Ding Liren vs Fabiano Caruana: The clash of titans
This was one of the most anticipated matchups in the round. The former challenger for the world title, Fabiano Caruana, was up against the World No. 2 and highest-rated player in the Candidates, Ding Liren. Ding leads Caruana with 5:2, with six draws. A score nobody in the tournament can boast against Caruana.
This was an important game for both players, but it seemed to be more crucial for Ding than Caruana. Ding had a worse start – with things not going his way, a devastating defeat in the first round and missed chances, it was time for him to break the spell and rise up.
In the Ragozin defence, the two were following a recent game played by Wei Yi – Pentala Harikrishna, won by the Chinese GM, but the American was first to deviate with 9…Nc4, as recommended by the computer.
After some pawn exchanges on the queenside and trading the light-squared bishops, White emerged slightly better and managed to pose some problems for Black.
In this position, after 15 minutes of thinking, Caruana opted to give up a pawn on the queenside 17…Rc8 to activate his pieces and create counterplay but did not find the best way to do so (17…Qd7).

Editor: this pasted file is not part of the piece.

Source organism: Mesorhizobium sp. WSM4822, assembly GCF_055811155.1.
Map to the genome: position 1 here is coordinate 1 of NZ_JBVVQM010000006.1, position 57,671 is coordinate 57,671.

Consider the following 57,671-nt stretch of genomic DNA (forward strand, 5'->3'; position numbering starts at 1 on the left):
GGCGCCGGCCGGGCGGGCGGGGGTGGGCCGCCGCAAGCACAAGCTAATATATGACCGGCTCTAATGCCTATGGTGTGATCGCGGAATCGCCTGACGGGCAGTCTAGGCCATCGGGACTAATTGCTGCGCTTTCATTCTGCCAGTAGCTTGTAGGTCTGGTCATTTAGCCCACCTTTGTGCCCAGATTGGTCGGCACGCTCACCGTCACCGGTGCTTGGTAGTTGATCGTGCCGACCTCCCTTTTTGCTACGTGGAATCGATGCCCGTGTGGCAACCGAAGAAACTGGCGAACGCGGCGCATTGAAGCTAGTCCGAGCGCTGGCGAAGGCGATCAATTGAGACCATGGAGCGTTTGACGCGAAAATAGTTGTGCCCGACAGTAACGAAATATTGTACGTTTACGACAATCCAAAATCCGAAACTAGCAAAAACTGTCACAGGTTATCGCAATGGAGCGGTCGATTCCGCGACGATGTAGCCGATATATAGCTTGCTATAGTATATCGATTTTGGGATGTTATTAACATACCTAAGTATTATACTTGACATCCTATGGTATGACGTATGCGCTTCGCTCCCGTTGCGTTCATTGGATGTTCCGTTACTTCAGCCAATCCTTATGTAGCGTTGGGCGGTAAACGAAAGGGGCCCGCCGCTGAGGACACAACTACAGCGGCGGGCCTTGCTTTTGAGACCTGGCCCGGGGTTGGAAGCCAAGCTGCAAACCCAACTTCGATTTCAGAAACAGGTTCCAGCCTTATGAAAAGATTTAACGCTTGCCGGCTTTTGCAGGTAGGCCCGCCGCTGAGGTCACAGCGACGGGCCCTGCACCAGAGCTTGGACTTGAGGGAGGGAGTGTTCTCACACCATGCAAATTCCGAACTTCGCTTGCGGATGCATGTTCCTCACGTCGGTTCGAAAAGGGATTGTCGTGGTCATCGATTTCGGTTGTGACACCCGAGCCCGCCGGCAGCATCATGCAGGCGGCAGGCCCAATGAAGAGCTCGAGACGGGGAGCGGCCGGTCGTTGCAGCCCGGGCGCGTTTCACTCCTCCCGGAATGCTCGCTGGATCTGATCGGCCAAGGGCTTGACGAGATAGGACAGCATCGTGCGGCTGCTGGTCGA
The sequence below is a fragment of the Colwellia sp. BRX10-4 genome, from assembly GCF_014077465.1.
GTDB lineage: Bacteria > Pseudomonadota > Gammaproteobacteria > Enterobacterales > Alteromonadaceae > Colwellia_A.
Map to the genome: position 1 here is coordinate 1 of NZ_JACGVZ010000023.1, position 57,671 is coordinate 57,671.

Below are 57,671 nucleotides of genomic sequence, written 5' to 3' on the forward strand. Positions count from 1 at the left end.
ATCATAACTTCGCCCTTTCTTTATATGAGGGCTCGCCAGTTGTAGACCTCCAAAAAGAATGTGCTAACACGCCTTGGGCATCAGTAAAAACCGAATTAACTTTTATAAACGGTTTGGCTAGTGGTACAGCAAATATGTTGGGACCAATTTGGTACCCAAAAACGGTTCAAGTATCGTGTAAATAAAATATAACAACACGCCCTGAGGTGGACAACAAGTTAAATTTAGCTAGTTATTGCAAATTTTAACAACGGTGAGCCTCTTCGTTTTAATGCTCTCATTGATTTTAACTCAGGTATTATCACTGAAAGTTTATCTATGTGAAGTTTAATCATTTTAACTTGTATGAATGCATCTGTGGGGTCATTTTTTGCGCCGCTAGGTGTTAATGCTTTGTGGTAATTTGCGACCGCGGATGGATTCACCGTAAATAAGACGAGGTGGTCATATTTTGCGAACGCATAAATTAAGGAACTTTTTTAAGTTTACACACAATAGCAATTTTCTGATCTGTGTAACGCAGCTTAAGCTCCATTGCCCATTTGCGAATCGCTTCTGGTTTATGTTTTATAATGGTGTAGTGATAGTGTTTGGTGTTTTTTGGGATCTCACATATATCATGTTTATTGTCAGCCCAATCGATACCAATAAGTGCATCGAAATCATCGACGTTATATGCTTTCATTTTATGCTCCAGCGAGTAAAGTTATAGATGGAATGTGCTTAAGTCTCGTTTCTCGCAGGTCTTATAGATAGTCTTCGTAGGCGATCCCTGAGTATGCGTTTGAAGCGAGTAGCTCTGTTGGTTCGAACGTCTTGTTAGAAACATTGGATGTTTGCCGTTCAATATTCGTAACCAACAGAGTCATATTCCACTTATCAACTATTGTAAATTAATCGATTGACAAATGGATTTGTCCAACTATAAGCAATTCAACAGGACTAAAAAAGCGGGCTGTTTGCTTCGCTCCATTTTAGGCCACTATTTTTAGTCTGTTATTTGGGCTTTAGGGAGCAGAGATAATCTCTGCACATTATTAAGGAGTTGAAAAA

Ding accepted the challenge and soon created a free runner on the a-file. It seemed that White now had greater chances to play for a victory. Caruana realised this. His ambitions quickly dwindled as he had to force an exchange of queens and play for a draw.
The position transpired to a rook endgame where White had two passers on a and c-files, while Black had a passed pawn on c3, but it was even as Black’s king was just in time to reach the queenside.
After mutual elimination of the queenside pawns, Ding tried his chances on the right flank by collecting the black pawn on h7. However, Caruana had no problem holding his ground in a theoretical four-vs-three pawn on one wing rook endgame.